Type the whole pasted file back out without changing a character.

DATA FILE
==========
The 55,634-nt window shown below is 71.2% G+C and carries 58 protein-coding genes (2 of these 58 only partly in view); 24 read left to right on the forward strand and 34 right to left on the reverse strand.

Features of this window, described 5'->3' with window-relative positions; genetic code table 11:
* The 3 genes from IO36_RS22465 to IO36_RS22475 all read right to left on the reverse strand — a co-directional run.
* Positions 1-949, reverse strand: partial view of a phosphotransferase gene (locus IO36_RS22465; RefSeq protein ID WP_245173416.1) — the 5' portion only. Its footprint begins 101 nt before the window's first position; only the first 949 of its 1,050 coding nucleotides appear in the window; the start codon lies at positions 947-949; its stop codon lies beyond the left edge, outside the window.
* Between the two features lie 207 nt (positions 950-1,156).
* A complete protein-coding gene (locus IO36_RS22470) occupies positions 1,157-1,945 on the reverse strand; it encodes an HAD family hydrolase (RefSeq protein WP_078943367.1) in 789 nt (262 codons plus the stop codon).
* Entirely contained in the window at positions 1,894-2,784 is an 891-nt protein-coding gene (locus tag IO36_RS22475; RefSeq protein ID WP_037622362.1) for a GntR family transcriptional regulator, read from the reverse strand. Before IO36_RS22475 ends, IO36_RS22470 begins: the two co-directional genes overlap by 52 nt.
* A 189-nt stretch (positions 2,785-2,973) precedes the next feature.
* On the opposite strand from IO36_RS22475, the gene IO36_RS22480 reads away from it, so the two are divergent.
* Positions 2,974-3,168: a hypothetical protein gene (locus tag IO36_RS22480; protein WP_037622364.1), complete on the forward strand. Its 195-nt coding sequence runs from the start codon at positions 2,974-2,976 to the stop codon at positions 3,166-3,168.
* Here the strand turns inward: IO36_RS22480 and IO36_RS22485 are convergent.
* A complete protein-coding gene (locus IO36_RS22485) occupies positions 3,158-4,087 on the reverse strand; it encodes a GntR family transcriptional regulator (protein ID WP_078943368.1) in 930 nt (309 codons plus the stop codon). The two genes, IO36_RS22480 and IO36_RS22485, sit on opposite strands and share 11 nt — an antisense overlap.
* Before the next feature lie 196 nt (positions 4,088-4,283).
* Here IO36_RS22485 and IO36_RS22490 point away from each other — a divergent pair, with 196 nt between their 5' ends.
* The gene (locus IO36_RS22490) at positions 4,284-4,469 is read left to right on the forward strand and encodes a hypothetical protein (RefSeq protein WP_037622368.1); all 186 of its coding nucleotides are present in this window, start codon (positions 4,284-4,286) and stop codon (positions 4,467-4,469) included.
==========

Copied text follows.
The 55,634-nt window shown below is 71.2% G+C and carries 58 protein-coding genes (2 of these 58 only partly in view); 24 read left to right on the forward strand and 34 right to left on the reverse strand.

Features of this window, described 5'->3' with window-relative positions; genetic code table 11:
* The 3 genes from IO36_RS22465 to IO36_RS22475 all read right to left on the reverse strand — a co-directional run.
* Positions 1-949, reverse strand: partial view of a phosphotransferase gene (locus IO36_RS22465; RefSeq protein ID WP_245173416.1) — the 5' portion only. Its footprint begins 101 nt before the window's first position; only the first 949 of its 1,050 coding nucleotides appear in the window; the start codon lies at positions 947-949; its stop codon lies beyond the left edge, outside the window.
* Between the two features lie 207 nt (positions 950-1,156).
* A complete protein-coding gene (locus IO36_RS22470) occupies positions 1,157-1,945 on the reverse strand; it encodes an HAD family hydrolase (RefSeq protein WP_078943367.1) in 789 nt (262 codons plus the stop codon).
* Entirely contained in the window at positions 1,894-2,784 is an 891-nt protein-coding gene (locus tag IO36_RS22475; RefSeq protein ID WP_037622362.1) for a GntR family transcriptional regulator, read from the reverse strand. Before IO36_RS22475 ends, IO36_RS22470 begins: the two co-directional genes overlap by 52 nt.
* A 189-nt stretch (positions 2,785-2,973) precedes the next feature.
* On the opposite strand from IO36_RS22475, the gene IO36_RS22480 reads away from it, so the two are divergent.
* Positions 2,974-3,168: a hypothetical protein gene (locus tag IO36_RS22480; protein WP_037622364.1), complete on the forward strand. Its 195-nt coding sequence runs from the start codon at positions 2,974-2,976 to the stop codon at positions 3,166-3,168.
* Here the strand turns inward: IO36_RS22480 and IO36_RS22485 are convergent.
* A complete protein-coding gene (locus IO36_RS22485) occupies positions 3,158-4,087 on the reverse strand; it encodes a GntR family transcriptional regulator (protein ID WP_078943368.1) in 930 nt (309 codons plus the stop codon). The two genes, IO36_RS22480 and IO36_RS22485, sit on opposite strands and share 11 nt — an antisense overlap.
* Before the next feature lie 196 nt (positions 4,088-4,283).
* Here IO36_RS22485 and IO36_RS22490 point away from each other — a divergent pair, with 196 nt between their 5' ends.
* The gene (locus IO36_RS22490) at positions 4,284-4,469 is read left to right on the forward strand and encodes a hypothetical protein (RefSeq protein WP_037622368.1); all 186 of its coding nucleotides are present in this window, start codon (positions 4,284-4,286) and stop codon (positions 4,467-4,469) included.